As I approach a decade as your mayor, I have learned so much about our village; its history, traditions, methods of operation and idiosyncrasies.
I thought I would share the following which often elicit a “really?” or most likely “I never knew that”—a veritable store house of factoids should we ever have a Bronxville Village Jeopardy Game.
The village has had 36 mayors, four of whom were women. The first 17 mayors were called president of the village and one’s portrait is hung in Village Hall only after the expiration of one’s term of office.
When the village was incorporated in 1898, there were 300 residents. The 2010 Census pegged our current population at just under 6500 people, half of whom are under 18.
There are 1678 parcels of property that make up the geographic boundary of the village. Of that number, 1595 are classified as taxable.
Residents live in 1200 single family homes, 127 condos, 800 co-ops and 264 rental units.
Our beautiful library was officially chartered in 1906. For 30 years prior, we had a lending book service with the shelves populated by more than 2,500 books donated via bins at the railroad station.
The library was housed in the original Village Hall which was located in the Pondfield Road building now home to the soccer store. In addition to a library, the Village Hall complex included the firehouse, police station, large auditorium, gymnasium, bowling alley and even a swimming pool.
The Gramatan Hotel across from the old Village Hall had 300 guest rooms, three restaurants and a grand ballroom. Torn down in 1972, its brochure said it “featured luxury without ostentation.”
The Public Works Department uses approximately 700 tons of salt on our roads each winter. Salt orders have to be placed one full year in advance so need must be estimated. Our supply actually arrives on barges via the Port of Newark.
Our recreational facilities consist of paddle and tennis courts. During the last calendar year, we issued 66 resident and 22 non-resident tennis permits, and 39 resident and 113 non-resident paddle tennis permits.
Our police officers wear Kevlar vests and carry a Glock. 40 caliber handgun. The vests must be replaced every five years as Kevlar disintegrates with age. To maintain weapon proficiency, all officers receive training twice a year.
There are 1,114 parking meters throughout the village generating more than $1 million in revenue annually.
Our parking meters are not in use on Sundays, after 6 p.m., and on six holidays—New Year’s Day, Memorial Day, the Fourth of July, Labor Day, Thanksgiving and Christmas. Meters are there for revenue obviously, but also for space turnover to benefit our merchants. The days of usage of the meters have no relationship to particular respect for one holiday over another, rather usage time relates to when shops are open for business. As illustration, meters are free on Memorial Day when most shops are closed versus operational on Veterans Day when all stores and restaurants are open.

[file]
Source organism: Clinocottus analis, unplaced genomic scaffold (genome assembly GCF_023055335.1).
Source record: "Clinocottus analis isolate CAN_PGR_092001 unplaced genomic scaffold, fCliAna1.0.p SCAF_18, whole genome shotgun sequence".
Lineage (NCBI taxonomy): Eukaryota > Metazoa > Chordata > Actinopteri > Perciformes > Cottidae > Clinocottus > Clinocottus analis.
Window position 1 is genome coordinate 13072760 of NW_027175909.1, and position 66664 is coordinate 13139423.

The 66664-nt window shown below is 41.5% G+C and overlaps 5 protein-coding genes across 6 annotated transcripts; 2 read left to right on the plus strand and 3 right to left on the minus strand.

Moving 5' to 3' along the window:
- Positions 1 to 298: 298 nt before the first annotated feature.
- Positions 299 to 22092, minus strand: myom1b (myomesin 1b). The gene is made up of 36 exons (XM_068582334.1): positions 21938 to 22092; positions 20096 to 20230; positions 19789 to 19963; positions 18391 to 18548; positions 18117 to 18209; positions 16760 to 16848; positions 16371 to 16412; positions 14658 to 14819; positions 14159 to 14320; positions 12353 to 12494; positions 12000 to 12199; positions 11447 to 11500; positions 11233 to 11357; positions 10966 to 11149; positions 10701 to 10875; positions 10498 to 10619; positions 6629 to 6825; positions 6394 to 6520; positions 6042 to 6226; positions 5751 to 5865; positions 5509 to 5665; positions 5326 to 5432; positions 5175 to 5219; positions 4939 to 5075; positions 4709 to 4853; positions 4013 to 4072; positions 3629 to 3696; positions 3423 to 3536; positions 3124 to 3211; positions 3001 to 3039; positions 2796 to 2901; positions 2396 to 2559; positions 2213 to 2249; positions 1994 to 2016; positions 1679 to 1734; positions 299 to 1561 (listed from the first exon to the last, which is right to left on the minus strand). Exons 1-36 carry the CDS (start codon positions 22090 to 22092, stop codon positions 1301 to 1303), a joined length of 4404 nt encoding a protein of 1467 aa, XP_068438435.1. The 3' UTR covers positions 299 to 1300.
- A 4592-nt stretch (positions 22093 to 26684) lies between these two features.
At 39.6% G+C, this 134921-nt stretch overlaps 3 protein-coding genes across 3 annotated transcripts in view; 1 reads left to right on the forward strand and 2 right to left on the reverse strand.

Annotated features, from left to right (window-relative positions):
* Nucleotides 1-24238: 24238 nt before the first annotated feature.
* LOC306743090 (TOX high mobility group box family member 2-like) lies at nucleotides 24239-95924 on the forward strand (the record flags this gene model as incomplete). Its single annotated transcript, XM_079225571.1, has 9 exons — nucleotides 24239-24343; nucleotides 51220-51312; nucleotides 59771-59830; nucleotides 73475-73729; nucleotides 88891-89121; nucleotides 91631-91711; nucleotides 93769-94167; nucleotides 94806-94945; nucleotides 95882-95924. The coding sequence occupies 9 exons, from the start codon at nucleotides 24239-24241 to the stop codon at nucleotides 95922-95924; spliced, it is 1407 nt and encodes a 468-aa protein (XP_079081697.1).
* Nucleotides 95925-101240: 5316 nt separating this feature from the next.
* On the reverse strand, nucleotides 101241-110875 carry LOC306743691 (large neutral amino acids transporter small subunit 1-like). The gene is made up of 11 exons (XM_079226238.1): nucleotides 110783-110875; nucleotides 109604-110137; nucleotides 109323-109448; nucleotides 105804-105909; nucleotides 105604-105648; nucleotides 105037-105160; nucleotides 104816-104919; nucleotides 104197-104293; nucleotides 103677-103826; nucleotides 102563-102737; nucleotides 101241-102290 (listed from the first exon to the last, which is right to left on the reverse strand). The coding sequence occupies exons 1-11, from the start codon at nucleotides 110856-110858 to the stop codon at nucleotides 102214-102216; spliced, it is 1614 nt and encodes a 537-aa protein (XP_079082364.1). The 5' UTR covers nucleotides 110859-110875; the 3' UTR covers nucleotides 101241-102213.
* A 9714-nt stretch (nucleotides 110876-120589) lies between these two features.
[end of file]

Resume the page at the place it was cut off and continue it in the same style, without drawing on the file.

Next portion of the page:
When meters are free, folks often park all day and head to the city, thereby severely curtailing shopping/parking opportunities for potential customers to our stores.
Vehicle and traffic tickets, such as speeding violations or improper cell phone use, are not a source of revenue for the village, rather they actually cost the village money to issue. Regardless of the size of the ticket, the village only receives $15, with the State of New York receiving the other $100 to $250. If you factor in the cost of the police officer, the Village Court staff time and that of the judge, issuing these tickets is a losing proposition.
There are 192 fire hydrants in the village maintained by United Water. Thanks to a change authorized by the Public Service Commission, all water users and not just property taxpayers now absorb the maintenance cost of approximately $90,000 annually.
As a registrar of vital statistics, Village Hall staff issued 1446 birth certificates and 326 death certificates during the calendar year 2014.
The village has no county roads and only one state road—Route 22 which was built by the state without any catch basins or drainage system on the entire Bronxville stretch.
Scout Field is actually owned by Westchester County with more than 95 percent of the land in the cities of Mount Vernon and Yonkers. The Village of Bronxville’s boundary only extends a few yards adjacent to Alden Place. Because the land is not in the village, our police department has no jurisdiction to police Scout Field including the baseball field.
The most frequently asked question at Village Hall relates to special pick-ups of bulky waste by our Public Works Department. A service, rather than a profit center, “special pick-ups” are always on the second day of your regularly scheduled garbage pickup. Goods must be curbside by 7 a.m. on that day. Schedule and payment may now be done online with use of a credit card.
The village is a very interesting, dynamic place and the mayor’s chair offers a bird’s eye view of all things great and small that come together to define the Village of Bronxville.